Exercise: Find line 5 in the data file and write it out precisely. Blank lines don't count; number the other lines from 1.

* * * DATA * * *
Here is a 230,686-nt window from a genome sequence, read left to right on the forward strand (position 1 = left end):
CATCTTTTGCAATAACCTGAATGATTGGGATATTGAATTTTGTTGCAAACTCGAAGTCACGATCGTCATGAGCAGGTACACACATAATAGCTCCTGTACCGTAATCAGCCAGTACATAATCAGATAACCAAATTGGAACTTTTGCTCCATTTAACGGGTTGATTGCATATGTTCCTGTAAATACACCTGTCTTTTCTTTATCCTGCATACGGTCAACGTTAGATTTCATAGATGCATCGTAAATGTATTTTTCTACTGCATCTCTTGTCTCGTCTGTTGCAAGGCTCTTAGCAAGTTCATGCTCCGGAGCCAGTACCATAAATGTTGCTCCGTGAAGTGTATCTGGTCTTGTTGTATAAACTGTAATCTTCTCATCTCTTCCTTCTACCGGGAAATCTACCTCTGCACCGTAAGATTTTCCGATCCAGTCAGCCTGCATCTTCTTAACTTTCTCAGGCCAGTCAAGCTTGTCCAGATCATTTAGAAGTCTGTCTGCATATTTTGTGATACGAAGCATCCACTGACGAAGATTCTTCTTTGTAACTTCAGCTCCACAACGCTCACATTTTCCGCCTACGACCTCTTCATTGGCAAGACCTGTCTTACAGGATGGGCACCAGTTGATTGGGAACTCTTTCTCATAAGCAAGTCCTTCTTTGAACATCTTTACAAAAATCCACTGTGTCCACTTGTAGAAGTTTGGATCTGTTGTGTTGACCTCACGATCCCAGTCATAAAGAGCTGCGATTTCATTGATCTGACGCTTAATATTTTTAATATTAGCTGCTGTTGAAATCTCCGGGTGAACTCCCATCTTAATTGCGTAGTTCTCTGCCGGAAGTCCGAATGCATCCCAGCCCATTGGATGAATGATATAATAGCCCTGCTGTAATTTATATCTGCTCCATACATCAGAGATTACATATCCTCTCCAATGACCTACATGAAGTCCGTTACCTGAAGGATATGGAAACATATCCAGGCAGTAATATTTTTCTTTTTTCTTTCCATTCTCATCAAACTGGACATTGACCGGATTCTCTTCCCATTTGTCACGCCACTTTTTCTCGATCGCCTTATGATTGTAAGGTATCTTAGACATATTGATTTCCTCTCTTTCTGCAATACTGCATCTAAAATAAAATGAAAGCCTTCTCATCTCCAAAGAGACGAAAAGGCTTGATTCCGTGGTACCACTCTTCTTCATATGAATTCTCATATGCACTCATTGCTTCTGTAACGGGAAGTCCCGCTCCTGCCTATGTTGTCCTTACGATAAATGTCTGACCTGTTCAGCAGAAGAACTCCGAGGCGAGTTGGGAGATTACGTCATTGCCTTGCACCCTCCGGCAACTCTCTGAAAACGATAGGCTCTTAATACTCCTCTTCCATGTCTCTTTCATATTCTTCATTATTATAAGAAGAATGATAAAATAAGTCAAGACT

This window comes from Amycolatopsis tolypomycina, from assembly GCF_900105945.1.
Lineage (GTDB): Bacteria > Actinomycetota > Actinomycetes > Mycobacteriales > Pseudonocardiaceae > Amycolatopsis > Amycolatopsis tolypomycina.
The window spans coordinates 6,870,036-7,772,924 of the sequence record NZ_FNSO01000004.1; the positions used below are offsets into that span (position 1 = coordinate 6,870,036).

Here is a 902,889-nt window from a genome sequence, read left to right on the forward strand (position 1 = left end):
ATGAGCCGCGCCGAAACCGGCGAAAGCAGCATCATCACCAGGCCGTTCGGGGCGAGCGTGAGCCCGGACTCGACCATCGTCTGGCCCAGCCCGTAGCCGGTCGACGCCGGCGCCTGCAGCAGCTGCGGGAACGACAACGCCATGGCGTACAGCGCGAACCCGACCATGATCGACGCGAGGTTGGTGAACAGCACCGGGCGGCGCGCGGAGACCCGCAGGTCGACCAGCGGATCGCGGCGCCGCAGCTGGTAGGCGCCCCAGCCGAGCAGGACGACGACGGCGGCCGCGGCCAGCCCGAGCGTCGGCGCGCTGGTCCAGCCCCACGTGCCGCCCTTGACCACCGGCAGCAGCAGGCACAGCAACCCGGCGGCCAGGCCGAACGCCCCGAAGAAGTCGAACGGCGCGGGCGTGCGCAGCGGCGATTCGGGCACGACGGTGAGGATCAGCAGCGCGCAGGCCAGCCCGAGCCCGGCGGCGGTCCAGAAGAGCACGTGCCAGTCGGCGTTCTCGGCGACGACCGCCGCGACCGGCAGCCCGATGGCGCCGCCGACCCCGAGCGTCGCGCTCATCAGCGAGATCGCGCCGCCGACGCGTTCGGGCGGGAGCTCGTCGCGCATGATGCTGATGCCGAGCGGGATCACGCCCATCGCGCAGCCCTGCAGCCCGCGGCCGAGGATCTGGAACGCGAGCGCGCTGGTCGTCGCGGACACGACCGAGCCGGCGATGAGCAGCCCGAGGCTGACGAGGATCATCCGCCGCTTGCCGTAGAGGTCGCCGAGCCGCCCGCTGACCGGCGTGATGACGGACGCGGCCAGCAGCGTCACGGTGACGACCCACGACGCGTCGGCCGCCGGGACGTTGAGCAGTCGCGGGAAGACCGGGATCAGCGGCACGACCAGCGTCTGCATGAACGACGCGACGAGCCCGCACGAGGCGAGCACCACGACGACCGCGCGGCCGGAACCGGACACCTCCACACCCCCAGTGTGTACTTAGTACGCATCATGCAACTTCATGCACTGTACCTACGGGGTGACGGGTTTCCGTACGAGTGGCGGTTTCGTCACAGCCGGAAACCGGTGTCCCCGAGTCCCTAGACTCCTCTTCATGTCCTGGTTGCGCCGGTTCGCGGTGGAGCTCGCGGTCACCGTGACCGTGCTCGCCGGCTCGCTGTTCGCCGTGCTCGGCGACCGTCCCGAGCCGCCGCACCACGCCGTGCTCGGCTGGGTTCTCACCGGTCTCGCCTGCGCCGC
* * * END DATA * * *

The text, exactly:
The window spans coordinates 6,870,036-7,772,924 of the sequence record NZ_FNSO01000004.1; the positions used below are offsets into that span (position 1 = coordinate 6,870,036).